This significant anniversary is an excellent opportunity to share a post that ran earlier this year on the blog of The Ruderman Family Foundation:

When I conduct professional workshops and trainings for Jewish leaders seeking to become more inclusive, I typically begin by asking them to share their definition of inclusion. (There are fun & catchy ways to do this, and most recently I have been using the prompt define inclusion in three words or less.) The reason for this set-induction is two-fold; first, it focuses participants on the task at hand and second, it helps participants to recognize, up front, that there is no universal definition of inclusion.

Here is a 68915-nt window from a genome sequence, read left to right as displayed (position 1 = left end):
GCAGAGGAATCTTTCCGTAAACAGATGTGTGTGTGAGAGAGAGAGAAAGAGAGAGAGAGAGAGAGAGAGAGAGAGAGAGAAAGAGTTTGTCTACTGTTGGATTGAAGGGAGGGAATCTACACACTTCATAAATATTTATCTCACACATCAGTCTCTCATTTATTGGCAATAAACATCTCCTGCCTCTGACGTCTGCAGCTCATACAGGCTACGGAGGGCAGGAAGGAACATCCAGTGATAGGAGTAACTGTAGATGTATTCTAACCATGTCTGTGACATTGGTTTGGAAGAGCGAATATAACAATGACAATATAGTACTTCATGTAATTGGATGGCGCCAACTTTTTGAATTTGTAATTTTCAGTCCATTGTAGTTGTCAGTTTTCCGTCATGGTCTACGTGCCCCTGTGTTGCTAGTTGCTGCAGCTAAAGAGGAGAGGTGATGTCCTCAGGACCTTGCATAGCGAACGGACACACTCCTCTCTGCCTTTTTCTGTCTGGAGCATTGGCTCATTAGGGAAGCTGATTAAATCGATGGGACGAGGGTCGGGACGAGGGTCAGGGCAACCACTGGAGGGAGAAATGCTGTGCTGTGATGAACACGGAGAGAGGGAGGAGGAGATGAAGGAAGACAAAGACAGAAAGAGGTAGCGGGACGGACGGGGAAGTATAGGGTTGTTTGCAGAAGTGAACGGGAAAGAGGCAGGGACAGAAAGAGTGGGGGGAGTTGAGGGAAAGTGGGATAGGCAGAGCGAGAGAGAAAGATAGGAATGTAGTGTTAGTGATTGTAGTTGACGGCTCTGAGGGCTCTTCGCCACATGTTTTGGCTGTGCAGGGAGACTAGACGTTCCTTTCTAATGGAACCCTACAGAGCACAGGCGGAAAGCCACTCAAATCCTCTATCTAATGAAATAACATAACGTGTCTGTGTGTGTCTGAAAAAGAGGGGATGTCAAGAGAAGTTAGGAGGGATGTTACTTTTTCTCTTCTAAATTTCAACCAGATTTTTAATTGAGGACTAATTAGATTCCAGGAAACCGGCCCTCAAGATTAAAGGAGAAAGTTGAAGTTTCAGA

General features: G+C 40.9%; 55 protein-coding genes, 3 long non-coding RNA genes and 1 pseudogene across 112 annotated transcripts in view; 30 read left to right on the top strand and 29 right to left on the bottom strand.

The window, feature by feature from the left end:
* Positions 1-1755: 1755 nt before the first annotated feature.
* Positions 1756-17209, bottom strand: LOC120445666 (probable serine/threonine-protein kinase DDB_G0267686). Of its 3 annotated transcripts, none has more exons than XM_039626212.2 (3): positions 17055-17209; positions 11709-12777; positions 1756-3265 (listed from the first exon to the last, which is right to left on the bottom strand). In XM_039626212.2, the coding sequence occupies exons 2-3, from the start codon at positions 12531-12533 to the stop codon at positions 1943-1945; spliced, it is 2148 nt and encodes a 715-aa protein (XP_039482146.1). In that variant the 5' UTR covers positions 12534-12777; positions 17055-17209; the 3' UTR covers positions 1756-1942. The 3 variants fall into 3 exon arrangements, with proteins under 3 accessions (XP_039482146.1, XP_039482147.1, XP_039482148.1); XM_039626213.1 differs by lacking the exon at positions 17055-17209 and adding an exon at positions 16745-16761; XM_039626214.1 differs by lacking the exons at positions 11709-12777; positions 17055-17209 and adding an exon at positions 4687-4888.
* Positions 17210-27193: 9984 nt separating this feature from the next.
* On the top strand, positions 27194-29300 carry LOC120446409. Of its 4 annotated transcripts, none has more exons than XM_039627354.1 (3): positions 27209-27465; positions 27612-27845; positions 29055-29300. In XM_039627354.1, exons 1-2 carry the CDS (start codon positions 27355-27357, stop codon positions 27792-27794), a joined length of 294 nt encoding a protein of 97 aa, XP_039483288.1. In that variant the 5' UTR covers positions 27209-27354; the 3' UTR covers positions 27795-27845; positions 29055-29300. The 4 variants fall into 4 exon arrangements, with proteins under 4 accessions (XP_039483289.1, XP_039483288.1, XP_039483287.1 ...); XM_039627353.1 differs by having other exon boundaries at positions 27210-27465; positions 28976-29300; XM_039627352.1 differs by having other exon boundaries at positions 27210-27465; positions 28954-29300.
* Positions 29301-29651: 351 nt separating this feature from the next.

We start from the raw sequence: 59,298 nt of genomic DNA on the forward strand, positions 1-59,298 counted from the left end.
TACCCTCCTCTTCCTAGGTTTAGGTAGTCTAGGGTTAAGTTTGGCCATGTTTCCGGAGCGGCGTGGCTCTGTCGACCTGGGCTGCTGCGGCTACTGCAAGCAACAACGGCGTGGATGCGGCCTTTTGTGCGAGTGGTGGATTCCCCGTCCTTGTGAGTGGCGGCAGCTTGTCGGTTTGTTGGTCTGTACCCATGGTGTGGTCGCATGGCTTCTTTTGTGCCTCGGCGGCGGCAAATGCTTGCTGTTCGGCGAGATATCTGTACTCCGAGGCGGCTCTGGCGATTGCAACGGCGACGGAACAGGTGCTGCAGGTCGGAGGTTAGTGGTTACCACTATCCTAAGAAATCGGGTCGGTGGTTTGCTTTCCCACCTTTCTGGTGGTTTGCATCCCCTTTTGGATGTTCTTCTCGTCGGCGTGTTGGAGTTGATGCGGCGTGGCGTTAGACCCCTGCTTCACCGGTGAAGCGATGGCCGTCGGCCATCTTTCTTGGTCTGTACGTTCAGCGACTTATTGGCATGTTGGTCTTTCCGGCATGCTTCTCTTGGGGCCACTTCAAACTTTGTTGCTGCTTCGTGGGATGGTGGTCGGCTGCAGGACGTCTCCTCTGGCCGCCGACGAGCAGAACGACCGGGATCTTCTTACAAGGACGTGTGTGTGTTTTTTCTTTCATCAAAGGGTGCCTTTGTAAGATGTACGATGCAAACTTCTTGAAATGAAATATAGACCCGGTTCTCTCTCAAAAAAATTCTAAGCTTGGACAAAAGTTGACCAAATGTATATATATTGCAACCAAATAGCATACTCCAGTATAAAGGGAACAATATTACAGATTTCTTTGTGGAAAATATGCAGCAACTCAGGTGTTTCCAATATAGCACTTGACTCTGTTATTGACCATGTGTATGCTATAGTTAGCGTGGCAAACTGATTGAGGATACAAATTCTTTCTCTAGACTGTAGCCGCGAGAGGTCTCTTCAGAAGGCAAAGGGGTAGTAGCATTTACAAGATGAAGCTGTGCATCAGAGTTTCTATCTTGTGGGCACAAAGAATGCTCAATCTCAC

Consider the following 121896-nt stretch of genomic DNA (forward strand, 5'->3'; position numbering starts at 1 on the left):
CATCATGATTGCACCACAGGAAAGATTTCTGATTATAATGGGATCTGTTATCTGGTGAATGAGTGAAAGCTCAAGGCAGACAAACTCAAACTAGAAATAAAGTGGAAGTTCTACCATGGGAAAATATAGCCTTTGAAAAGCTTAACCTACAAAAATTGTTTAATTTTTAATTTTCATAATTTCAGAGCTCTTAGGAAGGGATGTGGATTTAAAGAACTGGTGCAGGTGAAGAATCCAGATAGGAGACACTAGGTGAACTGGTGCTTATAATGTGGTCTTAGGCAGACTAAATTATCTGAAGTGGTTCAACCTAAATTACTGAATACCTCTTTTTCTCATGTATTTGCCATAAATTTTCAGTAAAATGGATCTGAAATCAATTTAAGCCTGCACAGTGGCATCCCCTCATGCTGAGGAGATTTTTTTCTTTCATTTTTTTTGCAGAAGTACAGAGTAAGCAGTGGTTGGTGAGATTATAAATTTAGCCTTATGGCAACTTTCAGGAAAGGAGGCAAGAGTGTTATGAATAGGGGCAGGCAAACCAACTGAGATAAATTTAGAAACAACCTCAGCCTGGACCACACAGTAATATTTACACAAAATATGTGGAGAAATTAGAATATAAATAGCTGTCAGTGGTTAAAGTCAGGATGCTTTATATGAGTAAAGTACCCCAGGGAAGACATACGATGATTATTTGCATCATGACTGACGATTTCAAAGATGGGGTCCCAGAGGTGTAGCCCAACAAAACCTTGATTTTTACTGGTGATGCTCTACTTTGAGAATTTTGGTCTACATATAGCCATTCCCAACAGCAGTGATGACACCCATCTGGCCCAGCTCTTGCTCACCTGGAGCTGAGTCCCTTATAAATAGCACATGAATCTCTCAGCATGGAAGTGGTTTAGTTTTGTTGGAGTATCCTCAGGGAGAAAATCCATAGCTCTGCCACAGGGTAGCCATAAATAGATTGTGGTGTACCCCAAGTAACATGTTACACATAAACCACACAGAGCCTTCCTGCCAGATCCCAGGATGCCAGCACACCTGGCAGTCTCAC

You may be wondering why that matters. No universal definition or standard of inclusion means that individual organizations and school districts must figure out for themselves what inclusion means and how it might best be accomplished in their setting. The Americans with Disabilities Act (ADA) guarantees that people with disabilities have the same opportunities as everyone else to enjoy employment opportunities, to purchase goods and services and to participate in State and local government programs and services. The Individuals with Disabilities Education Act (IDEA) governs how states and public agencies provide early intervention, special education and related services to infants, toddlers, children and youth with disabilities. Both of these laws prohibit discrimination. Both laws describe appropriate accommodations. But neither actually defines or explains what it means to be inclusive. As a result, there is tremendous variation from state to state and district to district.